'Makaravilakku' ritual held at Ayyappa temple in Sabarimala, thousands offer prayers

'Makaravilakku' ritual held at Ayyappa temple in Sabarimala, thousands offer prayers

Pathanamthitta (Kerala) | Tens of thousands of devotees, braving massive queues for several hours, on Monday offered prayers at the hilltop shrine of Lord Ayyappa here on the day of the auspicious 'Makaravilakku' ritual, which marks the culmination of the over two-month-long annual pilgrimage season.

Legions of devotees, clad in the customary black attire and carrying the 'irumudi kettu' (the traditional bundle a devotee brings to the shrine) on their heads, were waiting since morning in and around the temple complex for the 'deeparadhana' (aarati) in the evening, along with Devaswom officials, police personnel and priests.

At around 6.30 pm, the holy jewels -- 'thiruvabharanam' -- brought from the Pandalam Palace, where, according to legend, Lord Ayyappa was born and spent his childhood, were brought to the shrine.

The jewels were brought here, moments before the 'aarati', in a ceremonial procession that had begun two days ago from the Pandalam palace, nearly 85 kilometres away.

Close to 6.45 pm, the doors of the shrine were opened following the 'deeparadhana' (aarati) which was performed after the idol of Lord Ayyappa was adorned with the holy jewels.

The massive crowd outside the shrine could be seen jostling, as the devotees craned their necks to catch a glimpse of Lord Ayyappa bedecked with the holy jewels.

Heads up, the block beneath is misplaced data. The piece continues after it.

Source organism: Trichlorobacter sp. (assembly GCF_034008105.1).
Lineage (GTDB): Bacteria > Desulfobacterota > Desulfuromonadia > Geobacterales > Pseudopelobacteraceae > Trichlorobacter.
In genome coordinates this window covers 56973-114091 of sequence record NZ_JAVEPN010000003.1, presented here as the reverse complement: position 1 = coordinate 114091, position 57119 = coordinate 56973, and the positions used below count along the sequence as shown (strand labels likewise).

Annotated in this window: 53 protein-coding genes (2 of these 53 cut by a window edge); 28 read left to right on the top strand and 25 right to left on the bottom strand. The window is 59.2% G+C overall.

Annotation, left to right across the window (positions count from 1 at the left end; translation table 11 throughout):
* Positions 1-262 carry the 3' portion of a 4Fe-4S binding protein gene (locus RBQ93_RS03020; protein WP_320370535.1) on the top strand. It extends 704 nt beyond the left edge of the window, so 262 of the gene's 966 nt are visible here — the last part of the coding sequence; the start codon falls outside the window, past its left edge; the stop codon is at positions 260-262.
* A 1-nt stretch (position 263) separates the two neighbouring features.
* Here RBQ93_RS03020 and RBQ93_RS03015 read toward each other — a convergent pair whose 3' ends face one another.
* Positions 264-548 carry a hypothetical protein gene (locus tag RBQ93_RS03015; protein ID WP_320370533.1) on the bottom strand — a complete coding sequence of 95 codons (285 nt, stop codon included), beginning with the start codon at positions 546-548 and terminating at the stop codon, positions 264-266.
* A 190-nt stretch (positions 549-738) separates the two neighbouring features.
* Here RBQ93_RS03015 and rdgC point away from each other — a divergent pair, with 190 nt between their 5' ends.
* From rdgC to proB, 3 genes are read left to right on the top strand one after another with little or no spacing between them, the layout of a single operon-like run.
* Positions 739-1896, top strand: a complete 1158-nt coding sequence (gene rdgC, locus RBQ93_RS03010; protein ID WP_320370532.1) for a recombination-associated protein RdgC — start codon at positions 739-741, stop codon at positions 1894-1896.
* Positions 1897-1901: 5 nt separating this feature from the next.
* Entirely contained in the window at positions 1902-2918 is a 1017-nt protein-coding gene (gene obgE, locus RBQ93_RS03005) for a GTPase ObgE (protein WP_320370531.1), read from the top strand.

The chants of 'Saranam Ayyappa' and hymns intensified when the portals of the shrine were opened.

The 'Saranam Ayyappa' chants further intensified when the 'makara jyothi', considered a divine light by devotees, flickered a few minutes after the 'aarati', across the eastern horizon above Ponnambalamedu, a remote hilltop eight kilometres from the temple complex.

Tens of thousands of devotees were gathered at various places at Pullumedu, Panchalimedu, and Parunthumpara areas to witness the 'makara jyothi'.

The lighting of the flame by the Kerala government, with the support of the Travancore Devaswom Board (TDB) and forest department at Ponnambalamedu, is a continuance of the practice followed by tribal families who live near the hilltop.

The state government and the TDB, the apex temple body which manages the shrine, had made elaborate arrangements for crowd management and to ensure the safety of devotees.

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